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Patterns of Inheritance

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Presentation on theme: "Patterns of Inheritance"— Presentation transcript:

1 Patterns of Inheritance
AKA Genetics

2 Genetics: all the rage in bio
One of the fastest changing fields in biology People started studying it back to ancient Greece but they were limited to PHENOTYPE: what something looks like Due to our great new knowledge (human genome project and much more) we can now get meaningful information form the GENOTYPE: the genes/ versions that individuals contain

3 Historically it was easy to see
We all already know too… You look like both of your parents. Each feature is a one or the other kind of thing… not a blend Ie. I have my dad’s eyes, my dads mouth shape and my mom’s hands. I am a blend but my features are not It took Gregor Mendel to start truly understanding WHY

4 Mendel changed the world with his peas
Mendel had a hypothesis that all of our features were controlled by heritable factors (genes) He set out to prove it but needed a model organism… something that was easy to work with and showed what he needed it too He chose the pea plant

5 Why garden peas? 1. Easy to control fertilization.
Insure self fertilization and cross fertilization For cross he removed the stamen before the pollen was mature

6 Why garden peas? 2. Had a variety of characters to explore

7 What Mendel did… First he let the peas self-fertilize so they would be pure He then crossed a purple flowering plant with a white flowering plant (cross-fertilization or hybrid) This was the _________________ P (parental) generation The progeny from that generation are F1 When the F1 are crossed… their progeny produce what is referred to as F2

8 How he did it Started with plants that differ in only one characteristic (monohybrid cross) Flower color (purple vs white) The F1 progeny were all _______ Oh no! Did the white disappear?!? Few… in the F2 generation the white reappeared in a ratio of _____ _______ to _______________ So the white was not lost just covered for a while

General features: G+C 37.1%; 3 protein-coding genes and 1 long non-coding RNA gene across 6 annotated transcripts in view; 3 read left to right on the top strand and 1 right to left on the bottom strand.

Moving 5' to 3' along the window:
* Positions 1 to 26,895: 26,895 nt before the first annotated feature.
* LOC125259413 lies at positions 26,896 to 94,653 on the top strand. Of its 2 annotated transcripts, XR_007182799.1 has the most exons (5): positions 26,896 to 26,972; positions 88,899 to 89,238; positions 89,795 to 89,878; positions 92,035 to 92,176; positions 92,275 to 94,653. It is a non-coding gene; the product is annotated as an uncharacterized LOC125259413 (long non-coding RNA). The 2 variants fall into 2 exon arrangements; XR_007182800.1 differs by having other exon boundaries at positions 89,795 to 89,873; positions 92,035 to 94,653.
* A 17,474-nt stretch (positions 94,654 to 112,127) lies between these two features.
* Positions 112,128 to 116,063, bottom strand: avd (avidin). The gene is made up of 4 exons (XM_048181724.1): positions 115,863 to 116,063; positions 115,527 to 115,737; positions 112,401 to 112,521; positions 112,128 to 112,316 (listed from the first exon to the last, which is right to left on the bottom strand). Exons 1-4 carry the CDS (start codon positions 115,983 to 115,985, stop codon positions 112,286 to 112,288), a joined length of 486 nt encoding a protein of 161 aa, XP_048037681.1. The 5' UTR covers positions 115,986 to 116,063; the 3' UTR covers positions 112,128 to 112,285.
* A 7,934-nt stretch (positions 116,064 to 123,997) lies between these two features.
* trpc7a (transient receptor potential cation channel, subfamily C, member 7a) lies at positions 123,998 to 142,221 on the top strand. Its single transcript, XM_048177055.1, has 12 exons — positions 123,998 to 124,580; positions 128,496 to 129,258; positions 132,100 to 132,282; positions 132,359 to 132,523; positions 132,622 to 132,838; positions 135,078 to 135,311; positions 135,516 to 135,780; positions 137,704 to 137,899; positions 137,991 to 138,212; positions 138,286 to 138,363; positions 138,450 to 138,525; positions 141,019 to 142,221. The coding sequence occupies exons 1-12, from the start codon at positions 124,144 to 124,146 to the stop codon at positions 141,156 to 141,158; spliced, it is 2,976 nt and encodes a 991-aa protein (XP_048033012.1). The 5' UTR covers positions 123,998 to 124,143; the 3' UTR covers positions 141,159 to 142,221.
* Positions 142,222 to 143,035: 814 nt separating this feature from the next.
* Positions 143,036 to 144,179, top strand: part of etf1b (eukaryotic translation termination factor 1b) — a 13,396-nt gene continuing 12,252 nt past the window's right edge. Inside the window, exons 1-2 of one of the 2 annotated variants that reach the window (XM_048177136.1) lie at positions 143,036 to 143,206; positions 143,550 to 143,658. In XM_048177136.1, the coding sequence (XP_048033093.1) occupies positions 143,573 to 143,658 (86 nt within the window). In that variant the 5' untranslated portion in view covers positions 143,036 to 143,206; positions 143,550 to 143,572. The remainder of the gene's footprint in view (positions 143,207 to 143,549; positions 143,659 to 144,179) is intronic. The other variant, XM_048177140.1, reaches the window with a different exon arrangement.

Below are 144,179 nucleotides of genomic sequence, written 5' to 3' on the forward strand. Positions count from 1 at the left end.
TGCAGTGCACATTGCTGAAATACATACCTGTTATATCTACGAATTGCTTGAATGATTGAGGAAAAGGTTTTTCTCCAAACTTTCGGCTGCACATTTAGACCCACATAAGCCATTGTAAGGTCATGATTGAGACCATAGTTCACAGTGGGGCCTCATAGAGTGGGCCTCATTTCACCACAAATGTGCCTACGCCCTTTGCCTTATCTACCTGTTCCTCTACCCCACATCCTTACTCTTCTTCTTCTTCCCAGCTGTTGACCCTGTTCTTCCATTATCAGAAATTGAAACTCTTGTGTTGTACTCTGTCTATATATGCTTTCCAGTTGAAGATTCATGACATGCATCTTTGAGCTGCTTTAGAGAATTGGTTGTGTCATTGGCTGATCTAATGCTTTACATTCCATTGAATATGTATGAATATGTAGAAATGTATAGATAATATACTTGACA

9 What he concluded There are different forms of each unit that determine heritable traits (alleles) Principle of __________: During the formation of egg and sperm the parental alleles segregate then the diploid status of the offspring is restored at fertilization Principle of Independent assortment: Each trait is inherited _________ from _____________. They segregate on their own Law of dominance and recessiveness: Within each pair of alleles, there is an option for a ________ (fully expressed) and ______________ (largely unexpressed) variations

10 How we can use it First, each trait is named for the _________ version (P for purple because it is dominant) The recessive is just ______ ______ of the (p for white) Each parent can be either homozygous (both alleles the same) or heterozygous (one dominant and one recessive) We track their succession using a Punnett square

11 Genes v Look The genetic makeup of an individual trait is the _________ (heterozygous, homozygous dominant, homozygous recessive) The look of the individual is it’s __________ (purple or white) You can use the genotype to tell the phenotype and sometimes the phenotype to tell the genotype

12 Monohybrid cross: pod color (2 generations)

13 Test Cross If an individual is __________, it is impossible to determine its genotype (could be ___________ __________or _____________) Use a test cross… breed it with a known ____________ ____________ What would the F1 look like if the unknown were homozygous dominant?… heterozygous?